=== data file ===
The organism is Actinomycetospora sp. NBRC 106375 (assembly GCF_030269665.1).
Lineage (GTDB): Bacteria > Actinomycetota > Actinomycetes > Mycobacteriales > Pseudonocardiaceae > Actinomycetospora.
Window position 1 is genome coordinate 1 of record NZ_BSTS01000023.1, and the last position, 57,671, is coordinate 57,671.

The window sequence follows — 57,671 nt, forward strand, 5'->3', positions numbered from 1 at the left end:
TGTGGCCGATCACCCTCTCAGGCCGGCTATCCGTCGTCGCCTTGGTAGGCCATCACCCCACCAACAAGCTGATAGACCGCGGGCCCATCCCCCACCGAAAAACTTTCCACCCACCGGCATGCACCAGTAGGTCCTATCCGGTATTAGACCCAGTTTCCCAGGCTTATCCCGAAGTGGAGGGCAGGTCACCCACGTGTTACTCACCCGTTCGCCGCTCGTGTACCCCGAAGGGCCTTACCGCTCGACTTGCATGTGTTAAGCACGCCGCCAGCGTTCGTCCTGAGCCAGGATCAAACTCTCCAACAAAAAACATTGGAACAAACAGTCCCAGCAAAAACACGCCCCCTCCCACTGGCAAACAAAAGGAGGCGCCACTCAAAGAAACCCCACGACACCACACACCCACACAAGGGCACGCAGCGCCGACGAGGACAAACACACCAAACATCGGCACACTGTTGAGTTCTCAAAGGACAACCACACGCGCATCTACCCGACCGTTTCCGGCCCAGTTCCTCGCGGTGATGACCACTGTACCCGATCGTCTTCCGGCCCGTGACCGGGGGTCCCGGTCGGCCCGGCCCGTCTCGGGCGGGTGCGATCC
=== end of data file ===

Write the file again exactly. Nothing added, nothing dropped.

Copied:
The organism is Actinomycetospora sp. NBRC 106375 (assembly GCF_030269665.1).
Lineage (GTDB): Bacteria > Actinomycetota > Actinomycetes > Mycobacteriales > Pseudonocardiaceae > Actinomycetospora.
Window position 1 is genome coordinate 1 of record NZ_BSTS01000023.1, and the last position, 57,671, is coordinate 57,671.

The window sequence follows — 57,671 nt, forward strand, 5'->3', positions numbered from 1 at the left end:
TGTGGCCGATCACCCTCTCAGGCCGGCTATCCGTCGTCGCCTTGGTAGGCCATCACCCCACCAACAAGCTGATAGACCGCGGGCCCATCCCCCACCGAAAAACTTTCCACCCACCGGCATGCACCAGTAGGTCCTATCCGGTATTAGACCCAGTTTCCCAGGCTTATCCCGAAGTGGAGGGCAGGTCACCCACGTGTTACTCACCCGTTCGCCGCTCGTGTACCCCGAAGGGCCTTACCGCTCGACTTGCATGTGTTAAGCACGCCGCCAGCGTTCGTCCTGAGCCAGGATCAAACTCTCCAACAAAAAACATTGGAACAAACAGTCCCAGCAAAAACACGCCCCCTCCCACTGGCAAACAAAAGGAGGCGCCACTCAAAGAAACCCCACGACACCACACACCCACACAAGGGCACGCAGCGCCGACGAGGACAAACACACCAAACATCGGCACACTGTTGAGTTCTCAAAGGACAACCACACGCGCATCTACCCGACCGTTTCCGGCCCAGTTCCTCGCGGTGATGACCACTGTACCCGATCGTCTTCCGGCCCGTGACCGGGGGTCCCGGTCGGCCCGGCCCGTCTCGGGCGGGTGCGATCC